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Wine

How is the squeeze of Consolidation forcing adaptive innovation in Suisun Valley?

In any business course worth its salt, you eventually get to the chapter on The Economic Environment: Factors and Trends. This is where the concepts of perfect competition, monopolistic competition, oligopoly, and monopoly are discussed at great length.

Few industries operate as an oligopoly. The wine industry has moved into that category, and it’s happened at a rapid rate. Not confined to the US market, it’s a global race to see who can swiftly acquire as many wine companies as possible.

An oligopoly occurs when there are a small number of firms (usually large in size) dominating an industry. The race to acquire wineries has become global. Everyone in the wine industry is keeping a vigilant eye to see where it’s all going.

When oligopolies rule, firms have a lot of freedom to set prices. They keep a very close eye on their competitors, setting prices in a very similar fashion. And, innovation is much less important than their bottom line. Sometimes we watch those companies file Chapter 11; e.g., United Airlines, Delta, etc. It’s now happening the wine business, too.

What is this wine industry consolidation doing to the little guys?

1) Oligopolies are acquiring vineyards; therefore, growers who once had long-standing buyer contracts no longer do.

2) Their fruit is purchased only to be put into bulk wine. With growing plans for quality throughout the season, this makes all of that fastidious work of little consequence. This forces the quantity over the quality concept that some of these growers find unconscionable, and not the way of their future.

3) They can’t possibly survive this economic turmoil without completely changing all that they know and practice.

4) They either begin to innovate, or they get out of the business and reinvest in a safer haven.

5) What was once a quality of life choice becomes a sinking ship, as their feet are held to the fire.

This is something that’s happened over-and-over in many industries. It’s just democratic fruition.

What’s happening in Suisun Valley is a modern-day, evolutionary case study in innovation. It will eventually set those who dared to become the leading pioneers into eventual, broadly recognized prominence, in much the same way that Joe Rochioli Jr. dared to plant Pinot Noir in Russian River Valley in 1968, and is now recognized as one of Russian River Valley’s preeminent Pinot leader. That move began with more than a hope and a prayer. It began with daring originality and a gut feeling that there was only one way to go. It was a “kill it or cure it” situation.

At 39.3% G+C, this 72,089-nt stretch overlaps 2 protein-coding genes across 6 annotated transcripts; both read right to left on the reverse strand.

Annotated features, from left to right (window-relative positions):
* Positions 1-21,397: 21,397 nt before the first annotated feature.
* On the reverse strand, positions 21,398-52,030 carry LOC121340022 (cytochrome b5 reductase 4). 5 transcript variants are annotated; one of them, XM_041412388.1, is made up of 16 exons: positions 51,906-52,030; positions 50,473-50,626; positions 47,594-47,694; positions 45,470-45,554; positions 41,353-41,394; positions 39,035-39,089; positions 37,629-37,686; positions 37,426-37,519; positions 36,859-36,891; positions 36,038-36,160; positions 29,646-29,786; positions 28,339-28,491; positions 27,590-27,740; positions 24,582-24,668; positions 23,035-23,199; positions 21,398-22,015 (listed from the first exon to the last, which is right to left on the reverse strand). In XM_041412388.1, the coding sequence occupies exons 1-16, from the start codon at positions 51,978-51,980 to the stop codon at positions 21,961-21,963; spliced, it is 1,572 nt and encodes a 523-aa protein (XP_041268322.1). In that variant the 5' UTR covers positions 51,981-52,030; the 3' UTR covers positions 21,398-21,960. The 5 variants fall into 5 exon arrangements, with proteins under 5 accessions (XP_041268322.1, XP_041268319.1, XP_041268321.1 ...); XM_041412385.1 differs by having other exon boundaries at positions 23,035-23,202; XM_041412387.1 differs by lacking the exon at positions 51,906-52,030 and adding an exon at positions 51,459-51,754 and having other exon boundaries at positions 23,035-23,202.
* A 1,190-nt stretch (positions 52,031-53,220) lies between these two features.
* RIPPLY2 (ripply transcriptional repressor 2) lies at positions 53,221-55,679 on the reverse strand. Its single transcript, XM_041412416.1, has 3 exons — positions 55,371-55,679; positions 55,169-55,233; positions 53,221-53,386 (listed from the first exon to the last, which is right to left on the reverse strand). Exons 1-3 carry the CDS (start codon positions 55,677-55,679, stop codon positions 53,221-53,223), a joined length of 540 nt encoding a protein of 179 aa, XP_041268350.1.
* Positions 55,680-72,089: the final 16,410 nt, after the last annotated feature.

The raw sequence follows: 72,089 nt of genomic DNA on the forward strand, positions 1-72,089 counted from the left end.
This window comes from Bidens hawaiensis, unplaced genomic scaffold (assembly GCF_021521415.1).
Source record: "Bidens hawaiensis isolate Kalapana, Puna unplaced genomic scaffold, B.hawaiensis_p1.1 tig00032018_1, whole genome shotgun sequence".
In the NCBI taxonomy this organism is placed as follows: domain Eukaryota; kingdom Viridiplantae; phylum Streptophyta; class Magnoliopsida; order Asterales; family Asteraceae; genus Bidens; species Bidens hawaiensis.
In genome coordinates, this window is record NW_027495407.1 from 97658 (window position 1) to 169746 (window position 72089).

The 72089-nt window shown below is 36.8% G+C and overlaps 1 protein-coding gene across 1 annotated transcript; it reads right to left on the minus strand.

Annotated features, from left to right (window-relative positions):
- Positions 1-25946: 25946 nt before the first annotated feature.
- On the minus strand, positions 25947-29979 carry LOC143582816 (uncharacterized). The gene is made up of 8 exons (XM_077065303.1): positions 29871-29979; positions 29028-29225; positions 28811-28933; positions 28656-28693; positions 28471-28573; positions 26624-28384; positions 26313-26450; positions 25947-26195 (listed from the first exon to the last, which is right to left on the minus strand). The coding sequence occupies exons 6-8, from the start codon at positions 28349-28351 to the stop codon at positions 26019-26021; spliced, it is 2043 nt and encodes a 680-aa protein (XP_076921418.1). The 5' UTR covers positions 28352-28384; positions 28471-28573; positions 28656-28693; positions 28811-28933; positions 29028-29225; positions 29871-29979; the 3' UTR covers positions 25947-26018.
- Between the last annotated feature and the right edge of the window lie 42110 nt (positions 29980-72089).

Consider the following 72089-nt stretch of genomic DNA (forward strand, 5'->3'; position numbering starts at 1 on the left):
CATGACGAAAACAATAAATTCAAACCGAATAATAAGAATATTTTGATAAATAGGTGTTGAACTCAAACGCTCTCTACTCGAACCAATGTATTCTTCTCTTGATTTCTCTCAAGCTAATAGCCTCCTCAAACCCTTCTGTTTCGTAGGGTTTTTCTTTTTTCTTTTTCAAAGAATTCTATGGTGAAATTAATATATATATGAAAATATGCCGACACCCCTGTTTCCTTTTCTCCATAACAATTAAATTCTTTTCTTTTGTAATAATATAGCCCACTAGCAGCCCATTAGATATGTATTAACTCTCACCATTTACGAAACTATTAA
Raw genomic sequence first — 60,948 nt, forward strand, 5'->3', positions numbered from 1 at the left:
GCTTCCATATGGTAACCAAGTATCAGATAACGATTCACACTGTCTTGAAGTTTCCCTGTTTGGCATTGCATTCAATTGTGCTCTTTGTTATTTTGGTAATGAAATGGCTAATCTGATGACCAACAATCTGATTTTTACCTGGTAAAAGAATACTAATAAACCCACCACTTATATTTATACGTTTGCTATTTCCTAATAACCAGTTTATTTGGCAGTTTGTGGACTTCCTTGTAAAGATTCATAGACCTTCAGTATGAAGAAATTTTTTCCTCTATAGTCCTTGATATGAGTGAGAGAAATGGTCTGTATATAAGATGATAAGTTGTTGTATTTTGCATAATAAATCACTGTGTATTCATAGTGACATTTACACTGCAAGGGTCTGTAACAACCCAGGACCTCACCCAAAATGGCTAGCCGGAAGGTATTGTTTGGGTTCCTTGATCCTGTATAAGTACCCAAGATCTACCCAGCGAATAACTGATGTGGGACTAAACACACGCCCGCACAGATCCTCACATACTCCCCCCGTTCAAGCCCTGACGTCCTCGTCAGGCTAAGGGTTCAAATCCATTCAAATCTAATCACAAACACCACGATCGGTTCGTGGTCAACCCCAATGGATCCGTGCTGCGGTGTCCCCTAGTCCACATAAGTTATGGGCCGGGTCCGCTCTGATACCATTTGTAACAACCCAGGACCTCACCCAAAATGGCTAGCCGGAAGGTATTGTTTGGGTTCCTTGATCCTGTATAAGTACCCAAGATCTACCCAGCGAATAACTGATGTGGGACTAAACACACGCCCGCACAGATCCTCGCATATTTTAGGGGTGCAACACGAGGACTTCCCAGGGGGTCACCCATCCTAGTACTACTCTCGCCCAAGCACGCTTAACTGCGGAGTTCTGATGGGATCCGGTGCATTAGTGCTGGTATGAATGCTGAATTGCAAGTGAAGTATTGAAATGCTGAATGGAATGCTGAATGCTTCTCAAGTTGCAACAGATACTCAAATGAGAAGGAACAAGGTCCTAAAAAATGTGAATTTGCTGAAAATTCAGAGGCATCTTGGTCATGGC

The following are basic endeavors that growers are taking that define innovation:

– Focusing on growing niche fruit to complement a specific varietal

– Focusing on growing artisan varietals in small quantities

– Growing outstanding quality fruit to serve super premium to luxury wine categories, in order to provide the best quality to value ratio

– Dropping fruit, cutting leaves, hand-holding each vine in his possession

– Finding buyers from outside of California; e.g., Ohio, upstate New York, etc.

– Identifying “home winemakers”

Growers in Suisun Valley are breaking away from historical sustainable demands, due to diminished pricing at this new commodity level. That’s creating non sustainable operations, and thus reconfiguring small on quality, in order to customized their ultra premium ‘spice rack’ demand.

As Suisun Valley growers wonder if this entrepreneurial spirit and far-to-the-left strategy will work, they may be losing precious moments in their ability for future success. A few early adopters, like the Frisbie family of Ledgewood Creek Winery, Roger King, Ron Lanza of Wooden Valley Winery, and Stephen Tenbrink are proving to be fearless leaders. Some growers have already begun to pull up familiar vines, and are planting in this new approach. Others have pulled out vines and have left town.

Suisun Valley has an opportunity to become the industry’s spice rack, and some recognize that. Others are also beginning to think that way, and following a gut feeling that tells them to innovate or risk losing the race to survive.

The Suisun Valley AVA will eventually be recognized as a great North Coast quality-to-value-ratio appellation in which to do business, and all the early strategy and growing pains will be written in a history book as just that… history. For now, it’s in the making.

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